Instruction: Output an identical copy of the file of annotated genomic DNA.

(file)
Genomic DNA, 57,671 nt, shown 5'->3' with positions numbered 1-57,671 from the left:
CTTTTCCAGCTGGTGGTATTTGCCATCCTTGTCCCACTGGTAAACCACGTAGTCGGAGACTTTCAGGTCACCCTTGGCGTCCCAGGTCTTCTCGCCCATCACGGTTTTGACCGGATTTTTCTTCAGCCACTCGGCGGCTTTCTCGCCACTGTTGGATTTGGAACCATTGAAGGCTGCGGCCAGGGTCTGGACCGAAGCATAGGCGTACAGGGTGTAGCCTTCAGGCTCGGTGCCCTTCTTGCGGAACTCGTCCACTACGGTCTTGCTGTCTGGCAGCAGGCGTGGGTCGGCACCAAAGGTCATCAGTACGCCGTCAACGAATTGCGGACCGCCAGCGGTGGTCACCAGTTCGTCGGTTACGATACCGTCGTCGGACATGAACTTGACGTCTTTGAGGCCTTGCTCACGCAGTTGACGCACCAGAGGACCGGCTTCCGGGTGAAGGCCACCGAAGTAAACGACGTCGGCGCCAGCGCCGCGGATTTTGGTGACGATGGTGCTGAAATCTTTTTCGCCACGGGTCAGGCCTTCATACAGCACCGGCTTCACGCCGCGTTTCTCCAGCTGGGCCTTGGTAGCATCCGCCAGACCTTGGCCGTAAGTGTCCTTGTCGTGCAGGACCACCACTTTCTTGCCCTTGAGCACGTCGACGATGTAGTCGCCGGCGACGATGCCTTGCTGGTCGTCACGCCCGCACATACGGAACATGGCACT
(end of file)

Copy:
Genomic DNA, 57,671 nt, shown 5'->3' with positions numbered 1-57,671 from the left:
CTTTTCCAGCTGGTGGTATTTGCCATCCTTGTCCCACTGGTAAACCACGTAGTCGGAGACTTTCAGGTCACCCTTGGCGTCCCAGGTCTTCTCGCCCATCACGGTTTTGACCGGATTTTTCTTCAGCCACTCGGCGGCTTTCTCGCCACTGTTGGATTTGGAACCATTGAAGGCTGCGGCCAGGGTCTGGACCGAAGCATAGGCGTACAGGGTGTAGCCTTCAGGCTCGGTGCCCTTCTTGCGGAACTCGTCCACTACGGTCTTGCTGTCTGGCAGCAGGCGTGGGTCGGCACCAAAGGTCATCAGTACGCCGTCAACGAATTGCGGACCGCCAGCGGTGGTCACCAGTTCGTCGGTTACGATACCGTCGTCGGACATGAACTTGACGTCTTTGAGGCCTTGCTCACGCAGTTGACGCACCAGAGGACCGGCTTCCGGGTGAAGGCCACCGAAGTAAACGACGTCGGCGCCAGCGCCGCGGATTTTGGTGACGATGGTGCTGAAATCTTTTTCGCCACGGGTCAGGCCTTCATACAGCACCGGCTTCACGCCGCGTTTCTCCAGCTGGGCCTTGGTAGCATCCGCCAGACCTTGGCCGTAAGTGTCCTTGTCGTGCAGGACCACCACTTTCTTGCCCTTGAGCACGTCGACGATGTAGTCGCCGGCGACGATGCCTTGCTGGTCGTCACGCCCGCACATACGGAACATGGCACT